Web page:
Engadget Comments FAQ

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Engadget Comments FAQ

Hello! If you're here, chances are you've got questions about commenting on Engadget. Continue on below for answers to the questions we get the most about our system.

How do I comment on Engadget?

All you have to do is click REGISTER in the Engadget header, visit engadget.com/login, or scroll down to the comment section of a post and click the register link there. Once you provide us with a valid email address, unique username and a password, you'll get an email with a confirmation. Just click the link in that email and you'll be set!

Why do you want me to register to comment? Why do you need my email address?

We are always working to improve our system and make commenting easier, but the best way right now to cut down on spammers and trolls is to ask people to take a seat at the virtual table and tell us who they are. We need your email address so you can create a profile in our system and become a member of our community.

You should know these addresses are not harvested -- we hate spam (please see our privacy policy), and we never, ever share those email addresses with outside parties. Your information is completely private. You won't get random emails or be put on any lists. That's a promise.

Why does my name show up as "(Unverified)" when I leave a comment?

Your name will show up as "(Unverified)" if you leave a comment without having first set a username. This is most likely because you were an Engadget commenter on the old system, and you have not logged out or cleared your cookies since the new system was implemented. To select a username, simply log out of the site and log back in -- the system will then ask you to select a username. The changes are retroactive, meaning each comment you left as "(Unverified)" will now show your new username.

Alternatively, you can sign up for a new username using a new email address.

The username I want isn't available? Why can't I get it?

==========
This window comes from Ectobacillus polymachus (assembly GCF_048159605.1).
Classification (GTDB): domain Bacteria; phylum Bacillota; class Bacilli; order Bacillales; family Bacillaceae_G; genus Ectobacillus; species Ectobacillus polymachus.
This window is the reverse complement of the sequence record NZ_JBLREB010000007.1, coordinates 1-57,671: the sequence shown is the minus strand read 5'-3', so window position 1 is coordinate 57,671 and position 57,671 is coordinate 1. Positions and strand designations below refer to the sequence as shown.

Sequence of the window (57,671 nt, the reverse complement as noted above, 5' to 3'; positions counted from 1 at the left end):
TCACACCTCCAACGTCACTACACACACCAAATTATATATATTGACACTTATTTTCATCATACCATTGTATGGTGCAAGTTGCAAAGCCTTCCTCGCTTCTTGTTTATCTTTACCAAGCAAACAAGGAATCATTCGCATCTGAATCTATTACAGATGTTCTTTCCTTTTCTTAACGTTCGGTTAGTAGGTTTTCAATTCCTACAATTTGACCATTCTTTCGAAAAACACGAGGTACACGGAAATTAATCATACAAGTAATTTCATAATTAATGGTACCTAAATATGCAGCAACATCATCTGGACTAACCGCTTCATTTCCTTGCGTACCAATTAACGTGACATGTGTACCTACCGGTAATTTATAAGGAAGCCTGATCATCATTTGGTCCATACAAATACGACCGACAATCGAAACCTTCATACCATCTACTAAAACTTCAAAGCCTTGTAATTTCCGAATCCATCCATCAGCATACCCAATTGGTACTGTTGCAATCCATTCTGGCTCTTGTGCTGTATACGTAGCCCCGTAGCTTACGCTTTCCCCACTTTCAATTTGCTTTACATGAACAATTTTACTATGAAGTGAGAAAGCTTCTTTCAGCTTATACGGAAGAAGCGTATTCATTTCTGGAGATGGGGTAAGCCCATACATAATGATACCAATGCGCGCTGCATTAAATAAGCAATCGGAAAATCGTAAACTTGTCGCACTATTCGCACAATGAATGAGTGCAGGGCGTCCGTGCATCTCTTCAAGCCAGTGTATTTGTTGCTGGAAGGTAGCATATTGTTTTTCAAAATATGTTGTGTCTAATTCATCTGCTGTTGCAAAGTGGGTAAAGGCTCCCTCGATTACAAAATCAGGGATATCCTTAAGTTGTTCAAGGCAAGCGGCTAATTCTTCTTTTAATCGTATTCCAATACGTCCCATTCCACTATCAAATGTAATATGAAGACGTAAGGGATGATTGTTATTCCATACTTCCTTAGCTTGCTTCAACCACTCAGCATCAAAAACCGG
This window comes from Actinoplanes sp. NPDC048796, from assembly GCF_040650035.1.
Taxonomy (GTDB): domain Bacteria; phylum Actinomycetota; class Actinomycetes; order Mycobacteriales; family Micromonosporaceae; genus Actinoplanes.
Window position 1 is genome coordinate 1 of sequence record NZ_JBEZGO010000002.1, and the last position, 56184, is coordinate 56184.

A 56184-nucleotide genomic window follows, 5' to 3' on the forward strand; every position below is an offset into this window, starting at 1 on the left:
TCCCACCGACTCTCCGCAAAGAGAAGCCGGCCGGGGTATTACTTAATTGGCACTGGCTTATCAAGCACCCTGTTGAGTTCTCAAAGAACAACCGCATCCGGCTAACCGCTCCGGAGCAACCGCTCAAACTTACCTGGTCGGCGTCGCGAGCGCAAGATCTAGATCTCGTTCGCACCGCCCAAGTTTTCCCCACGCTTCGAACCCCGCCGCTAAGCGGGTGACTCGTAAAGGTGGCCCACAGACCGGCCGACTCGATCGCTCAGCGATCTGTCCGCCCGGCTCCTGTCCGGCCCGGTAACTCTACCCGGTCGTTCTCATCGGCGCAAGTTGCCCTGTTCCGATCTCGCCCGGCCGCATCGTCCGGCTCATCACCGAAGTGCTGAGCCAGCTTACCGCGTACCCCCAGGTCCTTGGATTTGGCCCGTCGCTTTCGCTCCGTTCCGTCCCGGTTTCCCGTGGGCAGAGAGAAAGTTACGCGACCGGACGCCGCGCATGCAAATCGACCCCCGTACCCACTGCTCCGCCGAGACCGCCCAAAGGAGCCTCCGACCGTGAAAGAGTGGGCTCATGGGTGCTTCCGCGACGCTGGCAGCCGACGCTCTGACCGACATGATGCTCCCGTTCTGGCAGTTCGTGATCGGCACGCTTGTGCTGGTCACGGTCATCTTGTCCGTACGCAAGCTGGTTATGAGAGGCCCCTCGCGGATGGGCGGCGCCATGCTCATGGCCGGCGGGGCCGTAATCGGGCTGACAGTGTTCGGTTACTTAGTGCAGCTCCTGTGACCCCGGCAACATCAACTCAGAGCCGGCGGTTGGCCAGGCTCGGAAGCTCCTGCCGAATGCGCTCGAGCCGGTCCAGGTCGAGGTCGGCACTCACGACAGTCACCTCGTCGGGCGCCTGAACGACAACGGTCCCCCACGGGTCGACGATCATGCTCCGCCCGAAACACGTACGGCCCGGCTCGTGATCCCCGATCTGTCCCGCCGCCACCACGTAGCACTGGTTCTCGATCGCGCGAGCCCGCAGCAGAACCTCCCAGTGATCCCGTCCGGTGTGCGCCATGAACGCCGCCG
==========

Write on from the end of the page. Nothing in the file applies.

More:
Commenter usernames are unique on Engadget. What that means is that it's first come, first served. If you want "John Smith" and John Smith already took it, you're going to have to pick another name! We do this to cut down on spamming, trolling, and general confusion about who's who.

I forgot my username / password, what do I do?

Just go to engadget.com/login and you'll see a "recover password" button. Click that and enter the email account you use to login, and we'll send your password to that address. If you can't remember what email address you use, we can't help you. Sorry!

Why did you remove my comment?

There are many reasons this might happen, but here are some of the most common reasons we delete comments:


  • Spamming of any type, be it human or robot-generated, is always deleted.
  • If you're trying to sell something in comments, you're a spammer.
  • Trolling is also unacceptable -- we recognize that a lot of you trolls don't evern realize that you're trolls, but believe us -- you are. We'll delete your comments if we feel they're disruptive or annoying.
  • We also delete comments that are racist, sexist, overly obscene, or offensive in any way.
  • We delete comments which are personal attacks -- whether directed at an editor or another commenter.
  • Finally, we reserve the right to delete any comment at our discretion (please see below).